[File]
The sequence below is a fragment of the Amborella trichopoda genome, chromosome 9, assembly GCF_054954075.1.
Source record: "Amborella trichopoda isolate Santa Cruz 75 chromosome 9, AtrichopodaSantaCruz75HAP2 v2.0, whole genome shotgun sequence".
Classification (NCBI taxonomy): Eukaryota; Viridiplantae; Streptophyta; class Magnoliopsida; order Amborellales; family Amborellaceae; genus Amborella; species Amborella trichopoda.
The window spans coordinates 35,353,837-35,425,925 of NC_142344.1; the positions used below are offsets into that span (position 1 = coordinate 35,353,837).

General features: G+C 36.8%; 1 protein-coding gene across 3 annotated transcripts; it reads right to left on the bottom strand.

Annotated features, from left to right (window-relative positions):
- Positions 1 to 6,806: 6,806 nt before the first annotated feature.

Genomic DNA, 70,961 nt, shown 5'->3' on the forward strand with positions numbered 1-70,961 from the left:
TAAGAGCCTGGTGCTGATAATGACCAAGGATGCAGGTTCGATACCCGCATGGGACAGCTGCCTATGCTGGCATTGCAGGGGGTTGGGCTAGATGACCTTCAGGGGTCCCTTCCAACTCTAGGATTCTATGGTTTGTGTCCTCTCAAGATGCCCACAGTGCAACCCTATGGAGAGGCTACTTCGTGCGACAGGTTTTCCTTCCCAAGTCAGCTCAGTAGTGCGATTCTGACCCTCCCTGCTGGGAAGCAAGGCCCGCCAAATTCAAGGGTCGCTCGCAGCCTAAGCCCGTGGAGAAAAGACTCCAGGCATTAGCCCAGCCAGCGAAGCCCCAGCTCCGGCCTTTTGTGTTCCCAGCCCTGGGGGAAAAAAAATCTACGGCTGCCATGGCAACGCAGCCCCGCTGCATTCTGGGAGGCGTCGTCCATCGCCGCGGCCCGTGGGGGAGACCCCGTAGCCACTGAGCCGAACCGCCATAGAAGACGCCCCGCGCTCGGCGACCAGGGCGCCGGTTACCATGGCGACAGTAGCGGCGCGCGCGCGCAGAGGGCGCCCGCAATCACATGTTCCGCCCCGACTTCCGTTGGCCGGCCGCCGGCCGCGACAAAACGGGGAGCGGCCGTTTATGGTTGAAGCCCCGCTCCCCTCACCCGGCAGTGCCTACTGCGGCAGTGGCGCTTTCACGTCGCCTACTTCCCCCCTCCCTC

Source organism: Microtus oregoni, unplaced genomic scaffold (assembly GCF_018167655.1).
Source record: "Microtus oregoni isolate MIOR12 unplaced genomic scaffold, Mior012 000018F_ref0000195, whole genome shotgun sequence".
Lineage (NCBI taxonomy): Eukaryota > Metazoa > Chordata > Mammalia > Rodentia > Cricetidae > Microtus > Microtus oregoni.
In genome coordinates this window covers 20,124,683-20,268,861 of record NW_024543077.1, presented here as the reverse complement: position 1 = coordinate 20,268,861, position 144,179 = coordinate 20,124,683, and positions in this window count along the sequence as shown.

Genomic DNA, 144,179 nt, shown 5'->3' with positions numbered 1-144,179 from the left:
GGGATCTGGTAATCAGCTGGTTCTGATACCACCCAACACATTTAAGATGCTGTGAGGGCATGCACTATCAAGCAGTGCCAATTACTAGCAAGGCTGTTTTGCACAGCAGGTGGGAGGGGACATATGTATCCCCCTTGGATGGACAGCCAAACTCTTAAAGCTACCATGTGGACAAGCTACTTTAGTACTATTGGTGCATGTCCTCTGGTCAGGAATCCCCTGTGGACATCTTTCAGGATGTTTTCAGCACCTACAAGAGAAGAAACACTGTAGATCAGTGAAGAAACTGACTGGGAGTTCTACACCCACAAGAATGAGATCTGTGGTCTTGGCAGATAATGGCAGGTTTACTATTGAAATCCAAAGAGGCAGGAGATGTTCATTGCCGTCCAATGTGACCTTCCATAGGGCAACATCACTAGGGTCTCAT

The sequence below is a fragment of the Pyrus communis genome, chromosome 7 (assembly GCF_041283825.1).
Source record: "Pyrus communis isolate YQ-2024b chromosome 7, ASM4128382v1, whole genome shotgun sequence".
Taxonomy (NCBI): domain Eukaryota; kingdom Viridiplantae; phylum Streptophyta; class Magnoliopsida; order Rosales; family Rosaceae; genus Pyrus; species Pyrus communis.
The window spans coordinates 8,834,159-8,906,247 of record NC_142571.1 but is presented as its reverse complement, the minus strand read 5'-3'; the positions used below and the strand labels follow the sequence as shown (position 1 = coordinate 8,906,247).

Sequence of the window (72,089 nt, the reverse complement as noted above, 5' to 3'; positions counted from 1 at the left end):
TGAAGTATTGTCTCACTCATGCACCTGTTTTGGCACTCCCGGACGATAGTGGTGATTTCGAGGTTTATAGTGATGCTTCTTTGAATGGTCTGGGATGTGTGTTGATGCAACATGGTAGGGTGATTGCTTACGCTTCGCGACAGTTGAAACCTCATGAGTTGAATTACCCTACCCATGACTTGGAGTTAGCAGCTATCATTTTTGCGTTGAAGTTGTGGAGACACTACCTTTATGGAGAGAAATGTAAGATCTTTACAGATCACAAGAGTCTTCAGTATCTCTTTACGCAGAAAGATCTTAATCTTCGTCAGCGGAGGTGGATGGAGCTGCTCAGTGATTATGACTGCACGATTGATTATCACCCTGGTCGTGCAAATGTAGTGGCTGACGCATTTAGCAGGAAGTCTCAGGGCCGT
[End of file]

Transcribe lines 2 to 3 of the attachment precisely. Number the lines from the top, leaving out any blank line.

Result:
Source record: "Amborella trichopoda isolate Santa Cruz 75 chromosome 9, AtrichopodaSantaCruz75HAP2 v2.0, whole genome shotgun sequence".
Classification (NCBI taxonomy): Eukaryota; Viridiplantae; Streptophyta; class Magnoliopsida; order Amborellales; family Amborellaceae; genus Amborella; species Amborella trichopoda.